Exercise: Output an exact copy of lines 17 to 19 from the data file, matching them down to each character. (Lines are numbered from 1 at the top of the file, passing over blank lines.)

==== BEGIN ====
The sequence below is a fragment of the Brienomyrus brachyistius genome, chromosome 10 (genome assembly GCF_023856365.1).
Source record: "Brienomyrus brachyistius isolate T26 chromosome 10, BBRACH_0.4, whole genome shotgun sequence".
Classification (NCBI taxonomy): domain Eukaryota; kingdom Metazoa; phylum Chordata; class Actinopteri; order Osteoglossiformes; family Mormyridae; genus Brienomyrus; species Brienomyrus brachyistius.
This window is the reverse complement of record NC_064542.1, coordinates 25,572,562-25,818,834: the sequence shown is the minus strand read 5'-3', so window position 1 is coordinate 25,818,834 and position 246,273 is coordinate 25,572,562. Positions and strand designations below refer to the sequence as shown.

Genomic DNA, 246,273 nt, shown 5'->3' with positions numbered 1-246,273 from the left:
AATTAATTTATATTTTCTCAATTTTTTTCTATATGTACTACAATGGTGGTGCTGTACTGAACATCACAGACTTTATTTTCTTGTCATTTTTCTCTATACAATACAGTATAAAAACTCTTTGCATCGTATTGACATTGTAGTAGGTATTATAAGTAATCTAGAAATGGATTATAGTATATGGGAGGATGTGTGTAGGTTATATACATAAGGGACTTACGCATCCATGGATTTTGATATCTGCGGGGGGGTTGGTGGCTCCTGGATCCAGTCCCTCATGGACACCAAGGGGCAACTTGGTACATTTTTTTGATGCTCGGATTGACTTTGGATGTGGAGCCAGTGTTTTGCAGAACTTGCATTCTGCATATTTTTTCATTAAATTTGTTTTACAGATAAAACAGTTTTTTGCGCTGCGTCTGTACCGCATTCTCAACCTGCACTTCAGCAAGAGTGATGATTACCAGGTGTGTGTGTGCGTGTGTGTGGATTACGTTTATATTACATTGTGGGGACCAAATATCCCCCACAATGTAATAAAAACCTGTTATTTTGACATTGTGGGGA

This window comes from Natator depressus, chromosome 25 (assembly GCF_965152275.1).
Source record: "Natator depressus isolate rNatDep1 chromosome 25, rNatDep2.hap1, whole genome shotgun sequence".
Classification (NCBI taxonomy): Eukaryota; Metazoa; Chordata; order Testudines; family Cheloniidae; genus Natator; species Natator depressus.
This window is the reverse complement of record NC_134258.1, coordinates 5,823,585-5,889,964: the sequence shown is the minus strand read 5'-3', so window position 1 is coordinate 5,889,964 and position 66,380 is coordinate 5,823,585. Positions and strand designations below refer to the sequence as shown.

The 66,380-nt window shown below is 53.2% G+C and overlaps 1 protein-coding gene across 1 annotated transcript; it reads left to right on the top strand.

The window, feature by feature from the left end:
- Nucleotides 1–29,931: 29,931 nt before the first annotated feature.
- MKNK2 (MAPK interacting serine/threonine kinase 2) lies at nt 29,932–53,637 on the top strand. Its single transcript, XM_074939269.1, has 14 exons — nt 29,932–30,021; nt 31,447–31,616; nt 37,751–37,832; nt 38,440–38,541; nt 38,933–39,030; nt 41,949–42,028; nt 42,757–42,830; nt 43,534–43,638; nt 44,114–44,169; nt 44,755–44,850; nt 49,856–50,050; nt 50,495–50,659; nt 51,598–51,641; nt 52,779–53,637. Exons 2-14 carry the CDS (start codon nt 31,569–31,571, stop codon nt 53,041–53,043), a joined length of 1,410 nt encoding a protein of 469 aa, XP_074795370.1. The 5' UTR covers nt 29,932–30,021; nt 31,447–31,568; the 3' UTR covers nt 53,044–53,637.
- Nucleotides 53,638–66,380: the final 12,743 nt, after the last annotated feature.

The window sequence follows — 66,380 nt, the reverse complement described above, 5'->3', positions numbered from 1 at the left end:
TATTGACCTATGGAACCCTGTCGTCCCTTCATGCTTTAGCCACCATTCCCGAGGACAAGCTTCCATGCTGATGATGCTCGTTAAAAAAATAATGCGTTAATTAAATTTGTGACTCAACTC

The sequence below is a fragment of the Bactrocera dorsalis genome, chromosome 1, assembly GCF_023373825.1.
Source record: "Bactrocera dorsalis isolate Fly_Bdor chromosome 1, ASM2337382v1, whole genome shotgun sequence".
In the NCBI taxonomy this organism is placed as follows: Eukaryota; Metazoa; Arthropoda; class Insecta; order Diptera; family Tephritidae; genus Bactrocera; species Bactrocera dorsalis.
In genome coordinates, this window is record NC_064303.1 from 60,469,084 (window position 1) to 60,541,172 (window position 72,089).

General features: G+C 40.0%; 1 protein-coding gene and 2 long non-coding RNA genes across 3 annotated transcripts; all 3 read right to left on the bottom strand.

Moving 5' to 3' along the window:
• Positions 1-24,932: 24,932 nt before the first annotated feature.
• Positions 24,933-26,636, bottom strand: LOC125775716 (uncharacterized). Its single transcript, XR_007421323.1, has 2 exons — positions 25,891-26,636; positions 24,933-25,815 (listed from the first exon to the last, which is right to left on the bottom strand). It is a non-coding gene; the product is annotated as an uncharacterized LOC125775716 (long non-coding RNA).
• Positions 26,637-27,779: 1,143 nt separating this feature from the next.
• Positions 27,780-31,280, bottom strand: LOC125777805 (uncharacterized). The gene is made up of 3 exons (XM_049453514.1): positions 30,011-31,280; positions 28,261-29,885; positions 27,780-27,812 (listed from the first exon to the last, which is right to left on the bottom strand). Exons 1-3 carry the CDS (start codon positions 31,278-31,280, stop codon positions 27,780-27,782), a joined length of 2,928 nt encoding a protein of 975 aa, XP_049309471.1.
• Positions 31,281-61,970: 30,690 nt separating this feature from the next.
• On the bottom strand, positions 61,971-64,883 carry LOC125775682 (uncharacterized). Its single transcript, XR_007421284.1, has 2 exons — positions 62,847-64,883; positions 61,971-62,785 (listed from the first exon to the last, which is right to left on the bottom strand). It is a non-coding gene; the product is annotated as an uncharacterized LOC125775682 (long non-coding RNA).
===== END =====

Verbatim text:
TATTGACCTATGGAACCCTGTCGTCCCTTCATGCTTTAGCCACCATTCCCGAGGACAAGCTTCCATGCTGATGATGCTCGTTAAAAAAATAATGCGTTAATTAAATTTGTGACTCAACTC

The sequence below is a fragment of the Bactrocera dorsalis genome, chromosome 1, assembly GCF_023373825.1.
Source record: "Bactrocera dorsalis isolate Fly_Bdor chromosome 1, ASM2337382v1, whole genome shotgun sequence".